The Friday Cyclotouriste

a geo-photoblog chronicling my "excursions velo"

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Biking Culture……Google Maps, Ferries, and ‘Bicycling’ Directions

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In a previous post, I described a new option for getting bicycling directions from Google Maps. Now I’m wondering how this feature deals with odd, highly impractical, or even impossible routes?

Trying to fool Google’s programming elves, I requested directions to a location on the other side of the Bay (i.e., a route from San Rafael to Berkeley).

The challenge, of course, is the bridges; they don’t allow bike travel (except for the Golden Gate Bridge). But Google Maps didn’t blink.

Rather than sending me on an ill-advised circumnavigation of the entire San Francisco Bay, I was instructed, as you can see in the screen shot below, to ride to Larkspur and to put my bike on the Golden Gate Ferry to SF (and then to catch the SF ferry to Oakland) before taking an overland route to Berkeley.

In urban planning circles we call this multi or mixed-mode commuting.

I was surprised Google Maps came up with this solution!

Screen shot 2010-03-23 at 9.29.08 PM

Written by fridaycyclotouriste

March 23rd, 2010 at 9:34 pm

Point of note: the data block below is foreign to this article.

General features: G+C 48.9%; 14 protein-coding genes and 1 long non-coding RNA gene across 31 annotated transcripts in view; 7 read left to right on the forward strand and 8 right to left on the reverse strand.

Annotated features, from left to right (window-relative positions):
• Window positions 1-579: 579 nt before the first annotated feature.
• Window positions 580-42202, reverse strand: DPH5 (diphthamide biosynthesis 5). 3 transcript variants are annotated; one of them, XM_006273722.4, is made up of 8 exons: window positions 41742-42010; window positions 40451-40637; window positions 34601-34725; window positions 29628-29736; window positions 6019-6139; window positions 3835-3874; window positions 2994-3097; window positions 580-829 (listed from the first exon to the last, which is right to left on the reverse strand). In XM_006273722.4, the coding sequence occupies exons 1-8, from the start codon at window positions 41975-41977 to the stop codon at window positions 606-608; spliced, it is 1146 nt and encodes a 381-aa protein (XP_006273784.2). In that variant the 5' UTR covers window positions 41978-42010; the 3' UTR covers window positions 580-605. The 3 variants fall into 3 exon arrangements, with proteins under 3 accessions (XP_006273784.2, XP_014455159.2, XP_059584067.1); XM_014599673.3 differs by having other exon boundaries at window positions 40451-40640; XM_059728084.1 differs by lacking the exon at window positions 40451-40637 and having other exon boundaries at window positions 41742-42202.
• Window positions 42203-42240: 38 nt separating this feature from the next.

Biking Culture……Google Maps and Bicycling Directions!

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Screen shot 2010-03-10 at 9.51.34 AM

Google Map example

Bicycling directions user interface

Bicycling directions user interface

Google Maps today added the option to get Bicycling directions (in addition to Walking, By car, and By public transit). This comes after more than 51,000 cyclists signed an on-line petition urging them to do so.

Google explains how the new feature works here.

For some reason these maps cannot be embedded yet in web pages, but above are some screen shots I made of the new interface and the map generated when I made San Francisco the destination.

Google engineers employ some fancy algorithms to deal with the problem of steep slopes and hills:

Our biking directions are based on a physical model of the amount of power your body has to exert given the slope of the road you’re biking on. Assuming typical values for mass and for wind resistance, we compute the effort you’ll require and the speed you’ll achieve while going uphill. We take this speed into account when determining the time estimate for your journey, and we also try hard to avoid routes that will require an unreasonable degree of exertion. Sometimes the model will determine that it’s far more efficient to make you ride several extra blocks than to have to deal with a massive hill.

Does it work as advertised?

  • For the route to San Francisco it missed some smaller bike paths (e.g. the one behind the College of Marin along the canal). Overall, it seemed to make good, safe choices and no blatantly dumb ones.
  • However, for a shorter trip to San Rafael, Google had me riding down the Miracle Mile rather than on Greenfield Avenue, which is really, really dumb.

At the very least, this beta version is a useful starting point for getting bicycling directions (and it will certainly become more reliable over time as users report problems).

Written by fridaycyclotouriste

March 10th, 2010 at 9:46 am